Get your haunt on at Chicago Horror Theatre Festival

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Get your haunt on at Chicago Horror Theatre Festival

“Meaty Bits of Jimmy Shay” is Jimmy Shay’s one-man comedy show in which he plays a butcher.

“Meaty Bits of Jimmy Shay” is Jimmy Shay’s one-man comedy show in which he plays a butcher.

Courtesy Cowardly Scarecrow Theater Company

“Meaty Bits of Jimmy Shay” is Jimmy Shay’s one-man comedy show in which he plays a butcher.

Courtesy Cowardly Scarecrow Theater Company

Courtesy Cowardly Scarecrow Theater Company

“Meaty Bits of Jimmy Shay” is Jimmy Shay’s one-man comedy show in which he plays a butcher.

By ARTS & CULTURE REPORTER

Theater and horror lovers alike can get their fix at the two-weekend Chicago Horror Theatre Festival on Oct. 29.

The event, to be held at Stage 773, 1225 W. Belmont Ave., among other Chicago locations, includes an array of horror-themed programming from a wide variety of genres, including burlesque, musical theatre, monster stories and sketch comedy. 

The festival is produced by Marc Lewallen and Brad Younts, horror lovers and experienced theatre junkies who co-wrote “Musical of the Living Dead,” a genre-bending musical comedy about zombies that has run every year around Halloween since 2010 at Stage 773 and recently surpassed 100 shows. 

Younts said he and Lewallen wanted to use the success of “Musical of the Living Dead” as a springboard to create this celebration of horror theatre. 

“As we were approaching the end of our five-year stint with the musical, we started talking about putting the festival together,” Younts said.

The fest is a natural next step following the success of “Musical of the Living Dead,” according to Lewallen.

“We decided it was a good time to focus our creative energy on not only [making] new shows for ourselves, but [also] giving more of a voice and platform to the horror theater scene in Chicago as well,” Lewallen said. “We felt really lucky that we were so successful with ‘Musical of the Living Dead,’ and we wanted to use our brand to expose other people’s talent to Chicago.”

The festival’s uniqueness lies in the variety of types of programs it includes, Lewallen added. Shows range from “Centralia: A Bloody Rock Musical,” a bloody rock musical, to an all-male burlesque show to “Horror Movies Retold… with Alcohol,” a show in which drunk storytellers and actors tell and reenact versions of their favorite horror movies.

Lewallen and Younts also teamed up for two original productions: “Musical Horror Story: Exorcism,” and “The Haunted Life: A Boy Band of Paranormal Investigators.”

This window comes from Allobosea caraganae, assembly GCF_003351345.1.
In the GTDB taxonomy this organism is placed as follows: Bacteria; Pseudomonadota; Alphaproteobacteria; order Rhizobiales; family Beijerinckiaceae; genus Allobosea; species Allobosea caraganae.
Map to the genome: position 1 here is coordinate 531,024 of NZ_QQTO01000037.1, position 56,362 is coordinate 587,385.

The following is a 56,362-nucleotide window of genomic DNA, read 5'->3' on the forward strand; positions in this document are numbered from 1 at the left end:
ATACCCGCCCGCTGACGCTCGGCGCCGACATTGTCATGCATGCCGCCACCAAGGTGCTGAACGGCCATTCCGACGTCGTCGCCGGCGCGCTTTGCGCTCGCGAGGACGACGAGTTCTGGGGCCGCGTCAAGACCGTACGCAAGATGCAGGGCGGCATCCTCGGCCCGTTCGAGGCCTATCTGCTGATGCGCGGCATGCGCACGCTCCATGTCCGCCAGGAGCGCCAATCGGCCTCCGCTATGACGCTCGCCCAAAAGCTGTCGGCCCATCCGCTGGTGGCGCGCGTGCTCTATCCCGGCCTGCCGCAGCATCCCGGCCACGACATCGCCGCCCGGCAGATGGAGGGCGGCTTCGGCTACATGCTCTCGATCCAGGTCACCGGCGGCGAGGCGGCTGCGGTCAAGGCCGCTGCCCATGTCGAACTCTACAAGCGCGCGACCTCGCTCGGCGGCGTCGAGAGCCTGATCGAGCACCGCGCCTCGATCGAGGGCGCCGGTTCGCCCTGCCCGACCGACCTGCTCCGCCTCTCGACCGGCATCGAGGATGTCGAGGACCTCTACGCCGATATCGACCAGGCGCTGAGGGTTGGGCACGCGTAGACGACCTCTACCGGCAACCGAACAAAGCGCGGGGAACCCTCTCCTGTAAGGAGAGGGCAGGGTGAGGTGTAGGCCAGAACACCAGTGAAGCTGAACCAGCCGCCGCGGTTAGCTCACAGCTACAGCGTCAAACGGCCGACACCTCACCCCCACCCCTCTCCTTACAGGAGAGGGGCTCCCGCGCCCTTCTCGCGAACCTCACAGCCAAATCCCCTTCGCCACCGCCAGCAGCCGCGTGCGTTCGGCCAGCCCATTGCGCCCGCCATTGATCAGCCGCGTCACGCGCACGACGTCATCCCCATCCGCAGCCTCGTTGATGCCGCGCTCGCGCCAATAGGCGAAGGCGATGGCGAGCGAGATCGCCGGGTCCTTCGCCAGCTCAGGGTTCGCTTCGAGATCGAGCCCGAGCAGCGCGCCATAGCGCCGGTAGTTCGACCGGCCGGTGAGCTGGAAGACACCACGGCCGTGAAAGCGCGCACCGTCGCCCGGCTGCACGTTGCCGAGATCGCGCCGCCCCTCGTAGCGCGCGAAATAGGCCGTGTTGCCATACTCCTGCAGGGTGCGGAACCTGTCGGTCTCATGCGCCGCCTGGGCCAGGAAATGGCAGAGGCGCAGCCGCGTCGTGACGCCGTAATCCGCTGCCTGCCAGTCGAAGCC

“‘Musical Horror Story’ is very dark and creepy,” Younts said. “‘The Haunted Life’ is about paranormal investigators who are also a boy band, and it’s really silly and funny. I think that speaks to the [idea that the] umbrella of Halloween and horror can run everything from incredibly creepy and scary to fun and pure comedy.”

He added that there is a lack of Halloween–related programming, which is unfortunate as the holiday is synonymous with fun and excitement.

There is also an entire day devoted to children’s programming on Nov. 1. Jill Olson, owner and director of Storytown, an improv troupe for children in Chicago, had a hand in bringing two children’s shows to the festival.

“I know everyone at Stage 773 from Sketch Fest, and they said, ‘Hey, we’re doing this other festival and are looking for kids’ programming,’” Olson said.

Through connections at Funny Bones Improv, an organization that brings improv to children in hospitals, Olson heard about a musical in one act entitled “Which Way is Witch?”—a children’s musical about a young witch who tries to ruin Halloween.

Storytown is also bringing a Halloween––themed improv show to the festival.

“When I was talking with Marc [Lewallen] about programming, I told him Storytown could also do a Halloween show because they do an improvised musical.”

With the addition for a younger crowd, the schedule embodies what Younts said is the mission of the festival—to show how diverse horror genre can be.

“We feel there is something for everyone,” Younts said. “Halloween is such a fun and exciting holiday, and there just isn’t a lot about it. There are a thousand Christmas-themed things around December, but there is rarely something that is totally dedicated to Halloween entertainment.”

The Chicago Horror Theatre Festival takes place Oct. 29-Nov. 1 and Nov. 5–7 at Stage 773, 1225 W. Belmont Ave. Call 773-327-5252 for tickets and more information.

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